ANALYSIS - The challenges facing us to feed the growing human population are immense but the aim simply has to be achieved. Whether this can be done sustainably make these challenges greater still; new technology will be required, for sure, but what is the future for antibiotics for farm livestock? Also in the news are increasing consolidation in the Russian pig industry as well as reports from the VIV Asia trade show last week.
As the global population grows to an expected nine billion people by 2050, the need to produce more food and energy with less pollution is becoming more and more critical.
In some areas of the world such as sub-Saharan Africa, farmers struggle to find enough nutrients in the soil for crops and pasture. In other areas such as the rapidly developing areas of South and East Asia there is a problem with overuse of nutrients such as nitrogen and phosphorus.
A new report prepared by the Global Partnership on Nutrient Management in collaboration with the International Nitrogen Initiative, Our Nutrient World, gives a global overview on nutrient management.
Consumer perceptions of how livestock are reared for meat have been shaped by misconceptions and misunderstanding.
Inflamed by hyped media reports about disease outbreaks, malpractice in the meat and livestock sectors and fears over food safety, many consumers believe that food animals and meat are full of medicines, antibiotics and growth hormones.
According to research by the market analysis group, IGD, about 72 per cent of consumers believe that medicines and vaccinations are getting into the food chain.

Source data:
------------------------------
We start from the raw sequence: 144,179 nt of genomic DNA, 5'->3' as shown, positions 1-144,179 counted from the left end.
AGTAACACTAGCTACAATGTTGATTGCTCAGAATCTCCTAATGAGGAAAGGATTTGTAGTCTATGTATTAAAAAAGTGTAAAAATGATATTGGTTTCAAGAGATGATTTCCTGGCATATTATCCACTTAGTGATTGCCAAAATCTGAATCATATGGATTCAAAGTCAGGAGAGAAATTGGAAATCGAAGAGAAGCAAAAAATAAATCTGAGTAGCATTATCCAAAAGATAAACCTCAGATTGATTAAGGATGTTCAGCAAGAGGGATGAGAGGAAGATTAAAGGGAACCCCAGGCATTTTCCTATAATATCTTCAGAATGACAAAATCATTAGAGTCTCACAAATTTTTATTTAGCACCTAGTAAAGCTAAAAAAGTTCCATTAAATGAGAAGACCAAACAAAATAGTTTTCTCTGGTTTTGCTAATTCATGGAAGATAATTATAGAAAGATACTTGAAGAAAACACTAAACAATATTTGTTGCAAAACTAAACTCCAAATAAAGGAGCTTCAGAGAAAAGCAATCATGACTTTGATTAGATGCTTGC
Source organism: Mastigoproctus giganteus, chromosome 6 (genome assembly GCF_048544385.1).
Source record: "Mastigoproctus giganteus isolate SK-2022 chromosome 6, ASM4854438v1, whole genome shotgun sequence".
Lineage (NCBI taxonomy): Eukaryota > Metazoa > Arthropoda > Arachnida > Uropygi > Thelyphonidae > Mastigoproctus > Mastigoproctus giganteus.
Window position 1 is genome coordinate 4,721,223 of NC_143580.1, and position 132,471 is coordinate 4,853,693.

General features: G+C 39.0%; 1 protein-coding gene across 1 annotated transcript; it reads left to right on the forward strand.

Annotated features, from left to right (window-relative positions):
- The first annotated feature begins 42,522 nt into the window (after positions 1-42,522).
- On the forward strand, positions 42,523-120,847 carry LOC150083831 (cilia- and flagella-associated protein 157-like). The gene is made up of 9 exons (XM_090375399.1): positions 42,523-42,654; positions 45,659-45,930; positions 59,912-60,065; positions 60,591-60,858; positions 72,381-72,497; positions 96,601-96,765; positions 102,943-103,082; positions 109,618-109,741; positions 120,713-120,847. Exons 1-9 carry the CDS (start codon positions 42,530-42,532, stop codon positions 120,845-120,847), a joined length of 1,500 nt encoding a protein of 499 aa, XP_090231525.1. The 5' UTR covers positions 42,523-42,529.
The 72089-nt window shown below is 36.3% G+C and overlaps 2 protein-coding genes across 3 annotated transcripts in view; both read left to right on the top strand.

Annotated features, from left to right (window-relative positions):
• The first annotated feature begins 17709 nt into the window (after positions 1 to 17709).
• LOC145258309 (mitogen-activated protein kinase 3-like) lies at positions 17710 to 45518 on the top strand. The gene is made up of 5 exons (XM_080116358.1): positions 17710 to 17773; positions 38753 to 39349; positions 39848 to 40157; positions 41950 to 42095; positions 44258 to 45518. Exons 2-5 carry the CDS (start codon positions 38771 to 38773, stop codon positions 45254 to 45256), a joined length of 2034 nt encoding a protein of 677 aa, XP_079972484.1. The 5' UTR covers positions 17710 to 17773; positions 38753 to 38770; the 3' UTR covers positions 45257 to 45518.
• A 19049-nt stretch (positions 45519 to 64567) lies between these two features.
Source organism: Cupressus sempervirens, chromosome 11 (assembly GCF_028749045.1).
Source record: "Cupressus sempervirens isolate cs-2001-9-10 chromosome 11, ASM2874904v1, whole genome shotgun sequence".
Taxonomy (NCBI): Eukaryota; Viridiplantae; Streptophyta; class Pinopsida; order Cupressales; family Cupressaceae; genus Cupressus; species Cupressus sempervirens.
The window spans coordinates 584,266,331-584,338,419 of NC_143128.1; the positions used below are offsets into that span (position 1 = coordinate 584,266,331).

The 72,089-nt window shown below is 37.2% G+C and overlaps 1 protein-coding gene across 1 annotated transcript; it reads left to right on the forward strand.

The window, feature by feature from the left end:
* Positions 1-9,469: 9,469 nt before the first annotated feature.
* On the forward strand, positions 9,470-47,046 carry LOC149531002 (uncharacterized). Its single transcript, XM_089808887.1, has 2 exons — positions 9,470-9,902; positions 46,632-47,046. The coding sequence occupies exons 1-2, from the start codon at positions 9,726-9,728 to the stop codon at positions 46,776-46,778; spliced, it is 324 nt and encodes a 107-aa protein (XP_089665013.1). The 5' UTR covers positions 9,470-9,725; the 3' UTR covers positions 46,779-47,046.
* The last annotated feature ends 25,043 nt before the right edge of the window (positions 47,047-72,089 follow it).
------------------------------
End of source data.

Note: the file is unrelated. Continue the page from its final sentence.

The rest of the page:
Speaking at a recent conference organised by the industry body, the National Office for Animal Health, Michael Freedman, IGD Shopper Insight Manager, said that while the majority of consumers recognise that veterinary medicines are used in the production of livestock for food, most are either unaware or do not understand the difference between their preventative use or their curative use.
Also in the news in this last week are the challenges being experienced by the Russian pig meat sector are likely to accelerate the consolidation of a fragmented pork industry, according to a report by the credit ratings company, Moody's.
The consolidation will allow the leading producers to gain market share from the smaller farmers forcing them out of the market.
According to the Russia's Ministry of Agriculture, the number of pigs raised on domestic farms fell by 665,000 last year, indicating that smaller players may be already exiting the market, the report's author, Sergei Grishunin said.
Mr Grishunin told ThePigSite that the larger producers are also better protected against the effects of African Swine Fever and the potential the disease has to hit production and profits.
Last but not least, senior editor, Jackie Linden, was in Bangkok, Thailand for the VIV Asia 2013 trade show last week. With exhibitors and likely also visitor numbers up significantly from the previous show two years ago and a strong conference programme, there was plenty to keep us busy!
Four reports are already up on ThePigSite: Animal Protein Professionals Unite at Top Industry Event, Animal Health Summit Sets Direction for Safe and Healthy Production, VIV Asia Opening Ceremony and UK Trade Delegation Targets Agri-Technology Markets in Asia.
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